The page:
In the United States, it seems like food is just about everywhere you look. So, outside prepper circles, the idea of a shortage drastic enough to create massive civil upheaval seems unimaginable to most people. But government emergency contractors are currently planning for the reality of a global food shortage and extreme price increases in the near future.
CNA Corporation, a Federal Emergency Management Agency contractor, began considering the possibility of a global food shortage that could last more than a decade with a series of data simulations late last year. The company produced a series of studies taking a look at the “food chain reaction” that could arise from prolonged crop failures and a variety of natural and manmade disasters that could cripple global agribusiness production.
For the studies, 65 officials from around the world, including experts from the State Department, the World Bank, and agribusiness giant Cargill, ran food-shortage simulations and attempted to determine how governments could best respond to shortages to minimize unrest.
The results are frightening.
According to the simulation, a global food shortage that lasted from 2020 until 2030 could drive food prices up by nearly 400 percent. With very little world governments could do to control the price increases, developed countries would begin looking much like their third-world counterparts before too long.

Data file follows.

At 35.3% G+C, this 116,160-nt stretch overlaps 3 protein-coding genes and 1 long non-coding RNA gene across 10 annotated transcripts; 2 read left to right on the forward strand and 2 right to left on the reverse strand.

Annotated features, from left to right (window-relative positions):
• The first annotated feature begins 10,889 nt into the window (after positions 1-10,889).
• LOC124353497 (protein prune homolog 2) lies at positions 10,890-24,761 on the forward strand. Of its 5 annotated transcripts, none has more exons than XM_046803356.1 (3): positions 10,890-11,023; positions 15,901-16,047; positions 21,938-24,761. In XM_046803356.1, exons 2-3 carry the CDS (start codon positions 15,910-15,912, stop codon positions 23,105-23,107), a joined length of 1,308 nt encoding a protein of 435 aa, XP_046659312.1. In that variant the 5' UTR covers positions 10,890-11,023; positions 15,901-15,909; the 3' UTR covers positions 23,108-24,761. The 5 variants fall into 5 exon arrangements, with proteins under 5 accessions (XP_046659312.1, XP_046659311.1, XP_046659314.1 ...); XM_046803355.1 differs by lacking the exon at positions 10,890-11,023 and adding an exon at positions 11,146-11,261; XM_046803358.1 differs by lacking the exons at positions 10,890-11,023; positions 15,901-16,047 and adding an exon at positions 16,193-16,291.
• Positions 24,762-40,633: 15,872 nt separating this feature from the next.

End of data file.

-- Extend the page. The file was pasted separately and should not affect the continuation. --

“Disruptions affected developed and developing countries alike, creating political and economic instability, and contributing to social unrest in certain areas,” the project’s technical report states.
The global price of food can fluctuate drastically based not only on unexpected weather conditions but also because of outside economic factors such as rising oil prices and currency inflation caused by currency manipulation.
In the United States, falling purchasing power for the dollar has been gradually increasing food prices for the past several decades. But in recent years, the increases have become far more noticeable as the Federal Reserve’s monetary manipulation has become increasingly desperate.
The United States Department of Agriculture (USDA) reported that beef prices jumped a whopping 9.2 percent in 2014. Eggs climbed 8.4 percent. And though prices have begun to stabilize thanks to lower than usual oil prices, even minor disruptions caused by weather or manmade problems could bring back huge increases.
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